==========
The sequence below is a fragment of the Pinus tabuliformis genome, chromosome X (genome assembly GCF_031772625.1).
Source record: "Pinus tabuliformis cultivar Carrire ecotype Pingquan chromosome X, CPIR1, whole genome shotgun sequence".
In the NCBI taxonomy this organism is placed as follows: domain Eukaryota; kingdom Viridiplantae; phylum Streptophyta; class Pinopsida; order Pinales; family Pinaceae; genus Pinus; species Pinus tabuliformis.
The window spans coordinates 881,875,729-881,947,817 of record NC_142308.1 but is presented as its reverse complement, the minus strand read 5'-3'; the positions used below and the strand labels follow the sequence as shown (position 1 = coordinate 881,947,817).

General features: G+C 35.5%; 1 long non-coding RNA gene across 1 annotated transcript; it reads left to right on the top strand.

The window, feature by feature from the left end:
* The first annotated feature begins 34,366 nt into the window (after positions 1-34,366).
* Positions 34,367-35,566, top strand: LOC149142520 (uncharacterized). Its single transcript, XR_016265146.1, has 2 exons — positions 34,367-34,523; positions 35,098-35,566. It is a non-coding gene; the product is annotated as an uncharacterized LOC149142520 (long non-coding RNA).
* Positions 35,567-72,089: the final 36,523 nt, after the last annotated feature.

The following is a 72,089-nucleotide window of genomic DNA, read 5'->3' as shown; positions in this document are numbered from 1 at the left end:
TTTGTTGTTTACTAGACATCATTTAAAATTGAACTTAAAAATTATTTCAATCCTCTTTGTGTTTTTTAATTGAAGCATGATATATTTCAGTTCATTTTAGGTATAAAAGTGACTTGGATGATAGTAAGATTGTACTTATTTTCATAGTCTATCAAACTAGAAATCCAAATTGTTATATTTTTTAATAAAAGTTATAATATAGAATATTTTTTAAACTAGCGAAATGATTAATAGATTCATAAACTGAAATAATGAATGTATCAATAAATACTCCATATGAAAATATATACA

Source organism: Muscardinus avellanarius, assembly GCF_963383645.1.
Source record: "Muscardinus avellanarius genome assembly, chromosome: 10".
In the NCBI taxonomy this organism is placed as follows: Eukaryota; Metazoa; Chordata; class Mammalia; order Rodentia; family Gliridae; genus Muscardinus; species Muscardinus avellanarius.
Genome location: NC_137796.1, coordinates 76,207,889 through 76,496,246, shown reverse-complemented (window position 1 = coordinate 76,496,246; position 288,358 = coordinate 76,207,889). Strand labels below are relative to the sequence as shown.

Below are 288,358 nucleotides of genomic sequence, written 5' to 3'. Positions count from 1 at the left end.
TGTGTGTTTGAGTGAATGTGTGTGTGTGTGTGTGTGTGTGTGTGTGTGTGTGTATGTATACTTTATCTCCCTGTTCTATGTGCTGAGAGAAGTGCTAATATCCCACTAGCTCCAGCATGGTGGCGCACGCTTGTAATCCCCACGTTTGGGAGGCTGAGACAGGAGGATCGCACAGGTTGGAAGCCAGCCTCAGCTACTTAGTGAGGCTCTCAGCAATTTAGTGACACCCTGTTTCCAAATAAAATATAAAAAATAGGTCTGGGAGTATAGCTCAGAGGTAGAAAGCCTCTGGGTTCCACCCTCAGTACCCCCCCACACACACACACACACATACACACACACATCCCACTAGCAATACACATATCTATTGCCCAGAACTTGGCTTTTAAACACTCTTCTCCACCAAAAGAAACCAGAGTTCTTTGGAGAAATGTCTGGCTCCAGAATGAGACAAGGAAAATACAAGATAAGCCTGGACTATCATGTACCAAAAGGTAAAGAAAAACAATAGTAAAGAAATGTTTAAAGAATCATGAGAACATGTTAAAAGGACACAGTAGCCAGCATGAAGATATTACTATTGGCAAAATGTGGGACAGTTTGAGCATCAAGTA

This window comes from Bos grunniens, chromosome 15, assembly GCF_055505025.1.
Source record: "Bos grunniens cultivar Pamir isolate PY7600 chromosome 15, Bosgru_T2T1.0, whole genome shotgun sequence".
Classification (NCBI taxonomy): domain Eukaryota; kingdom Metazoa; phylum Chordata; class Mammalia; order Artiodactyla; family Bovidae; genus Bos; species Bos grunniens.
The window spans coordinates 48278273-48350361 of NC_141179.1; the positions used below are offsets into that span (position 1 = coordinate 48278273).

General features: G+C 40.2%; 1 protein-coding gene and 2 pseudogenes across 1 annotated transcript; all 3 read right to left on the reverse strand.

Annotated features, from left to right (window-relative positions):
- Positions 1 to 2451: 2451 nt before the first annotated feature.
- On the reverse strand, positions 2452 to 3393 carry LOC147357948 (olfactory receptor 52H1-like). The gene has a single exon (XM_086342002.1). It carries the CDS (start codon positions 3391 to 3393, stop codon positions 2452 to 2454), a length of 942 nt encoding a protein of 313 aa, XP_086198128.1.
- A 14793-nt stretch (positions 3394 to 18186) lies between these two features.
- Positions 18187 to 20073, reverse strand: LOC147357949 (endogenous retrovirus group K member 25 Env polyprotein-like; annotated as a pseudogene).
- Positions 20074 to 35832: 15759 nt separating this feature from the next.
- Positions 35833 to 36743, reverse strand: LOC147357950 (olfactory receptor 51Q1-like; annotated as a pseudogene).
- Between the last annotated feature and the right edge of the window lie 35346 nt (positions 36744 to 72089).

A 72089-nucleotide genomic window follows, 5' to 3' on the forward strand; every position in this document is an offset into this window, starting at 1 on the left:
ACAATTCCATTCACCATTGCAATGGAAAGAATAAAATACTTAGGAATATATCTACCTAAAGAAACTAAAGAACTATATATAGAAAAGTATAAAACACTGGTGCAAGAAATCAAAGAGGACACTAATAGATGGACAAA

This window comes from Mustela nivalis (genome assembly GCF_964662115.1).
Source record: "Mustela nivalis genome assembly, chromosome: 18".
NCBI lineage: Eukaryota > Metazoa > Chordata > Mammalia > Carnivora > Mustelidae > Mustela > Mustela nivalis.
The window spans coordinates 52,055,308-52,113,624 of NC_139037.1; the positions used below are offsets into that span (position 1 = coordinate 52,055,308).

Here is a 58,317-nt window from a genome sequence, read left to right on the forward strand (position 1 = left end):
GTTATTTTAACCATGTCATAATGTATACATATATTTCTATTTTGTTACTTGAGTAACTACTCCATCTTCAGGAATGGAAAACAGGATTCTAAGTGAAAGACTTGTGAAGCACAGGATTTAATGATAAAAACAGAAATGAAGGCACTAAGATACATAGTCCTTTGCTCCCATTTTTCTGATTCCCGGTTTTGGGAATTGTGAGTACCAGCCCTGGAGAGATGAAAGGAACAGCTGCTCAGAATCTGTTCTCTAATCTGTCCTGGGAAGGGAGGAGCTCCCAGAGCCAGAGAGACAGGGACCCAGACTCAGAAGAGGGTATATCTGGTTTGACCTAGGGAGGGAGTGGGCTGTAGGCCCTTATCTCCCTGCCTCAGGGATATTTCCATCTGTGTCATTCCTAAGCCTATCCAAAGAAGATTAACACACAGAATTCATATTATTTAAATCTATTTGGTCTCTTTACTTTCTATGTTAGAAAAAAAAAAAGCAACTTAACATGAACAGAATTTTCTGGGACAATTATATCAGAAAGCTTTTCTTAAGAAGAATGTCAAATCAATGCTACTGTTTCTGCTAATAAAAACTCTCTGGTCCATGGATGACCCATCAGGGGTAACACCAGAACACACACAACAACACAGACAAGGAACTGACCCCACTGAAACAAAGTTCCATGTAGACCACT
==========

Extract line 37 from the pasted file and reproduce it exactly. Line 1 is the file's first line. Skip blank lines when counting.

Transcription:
Here is a 58,317-nt window from a genome sequence, read left to right on the forward strand (position 1 = left end):